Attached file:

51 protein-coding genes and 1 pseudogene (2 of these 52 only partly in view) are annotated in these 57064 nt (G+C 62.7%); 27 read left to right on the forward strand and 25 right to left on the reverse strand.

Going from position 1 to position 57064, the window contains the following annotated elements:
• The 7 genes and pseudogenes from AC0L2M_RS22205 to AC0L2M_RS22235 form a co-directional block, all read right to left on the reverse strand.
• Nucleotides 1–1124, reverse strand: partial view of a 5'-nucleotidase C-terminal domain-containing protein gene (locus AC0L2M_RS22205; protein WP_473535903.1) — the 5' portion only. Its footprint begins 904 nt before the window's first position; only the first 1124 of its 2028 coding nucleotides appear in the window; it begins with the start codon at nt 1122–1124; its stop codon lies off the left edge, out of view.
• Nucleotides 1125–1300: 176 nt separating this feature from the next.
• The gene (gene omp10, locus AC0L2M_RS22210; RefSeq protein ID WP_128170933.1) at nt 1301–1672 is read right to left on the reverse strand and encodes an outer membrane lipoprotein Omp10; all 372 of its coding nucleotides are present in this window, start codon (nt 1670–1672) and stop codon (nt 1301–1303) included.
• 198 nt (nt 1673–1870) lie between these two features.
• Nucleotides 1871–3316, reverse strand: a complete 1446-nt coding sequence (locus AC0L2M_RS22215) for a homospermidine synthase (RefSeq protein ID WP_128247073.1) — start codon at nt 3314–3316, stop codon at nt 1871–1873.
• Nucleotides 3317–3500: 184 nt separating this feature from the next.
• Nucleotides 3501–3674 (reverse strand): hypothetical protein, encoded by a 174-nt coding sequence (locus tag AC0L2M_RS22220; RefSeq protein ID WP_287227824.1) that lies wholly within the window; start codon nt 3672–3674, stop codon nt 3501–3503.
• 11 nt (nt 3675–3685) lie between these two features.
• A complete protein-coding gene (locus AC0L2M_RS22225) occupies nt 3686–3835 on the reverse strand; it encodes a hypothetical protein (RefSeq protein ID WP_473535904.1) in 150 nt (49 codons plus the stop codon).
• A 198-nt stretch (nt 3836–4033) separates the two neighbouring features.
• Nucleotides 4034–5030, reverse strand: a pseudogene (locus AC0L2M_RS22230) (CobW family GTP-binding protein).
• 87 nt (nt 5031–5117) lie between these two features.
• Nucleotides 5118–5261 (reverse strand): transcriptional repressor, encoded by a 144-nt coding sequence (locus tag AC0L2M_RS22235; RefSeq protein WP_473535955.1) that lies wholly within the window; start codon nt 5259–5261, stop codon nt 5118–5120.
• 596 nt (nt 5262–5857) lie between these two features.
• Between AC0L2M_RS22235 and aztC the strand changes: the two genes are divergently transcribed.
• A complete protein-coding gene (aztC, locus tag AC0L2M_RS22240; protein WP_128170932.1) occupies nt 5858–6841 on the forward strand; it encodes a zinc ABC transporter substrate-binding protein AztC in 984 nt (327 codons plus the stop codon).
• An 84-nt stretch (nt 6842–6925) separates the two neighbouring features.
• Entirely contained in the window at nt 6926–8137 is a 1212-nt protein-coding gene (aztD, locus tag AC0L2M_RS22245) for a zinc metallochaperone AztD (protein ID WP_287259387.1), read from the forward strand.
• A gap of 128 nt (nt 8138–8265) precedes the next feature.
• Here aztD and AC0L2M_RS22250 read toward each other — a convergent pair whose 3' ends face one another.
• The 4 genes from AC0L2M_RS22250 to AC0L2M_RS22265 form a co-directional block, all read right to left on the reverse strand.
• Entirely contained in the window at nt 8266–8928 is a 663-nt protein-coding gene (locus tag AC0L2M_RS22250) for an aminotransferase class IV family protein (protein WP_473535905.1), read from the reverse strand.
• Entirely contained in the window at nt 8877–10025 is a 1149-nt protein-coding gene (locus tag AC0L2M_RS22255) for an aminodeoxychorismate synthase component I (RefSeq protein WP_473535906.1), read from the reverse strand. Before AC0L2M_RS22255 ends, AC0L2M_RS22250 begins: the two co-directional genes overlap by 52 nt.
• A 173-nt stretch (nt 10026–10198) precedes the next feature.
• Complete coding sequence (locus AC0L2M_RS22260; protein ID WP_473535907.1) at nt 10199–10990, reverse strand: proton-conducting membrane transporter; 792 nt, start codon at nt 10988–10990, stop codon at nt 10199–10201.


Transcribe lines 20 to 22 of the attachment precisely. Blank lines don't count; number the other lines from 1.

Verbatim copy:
• An 84-nt stretch (nt 6842–6925) separates the two neighbouring features.
• Entirely contained in the window at nt 6926–8137 is a 1212-nt protein-coding gene (aztD, locus tag AC0L2M_RS22245) for a zinc metallochaperone AztD (protein ID WP_287259387.1), read from the forward strand.
• A gap of 128 nt (nt 8138–8265) precedes the next feature.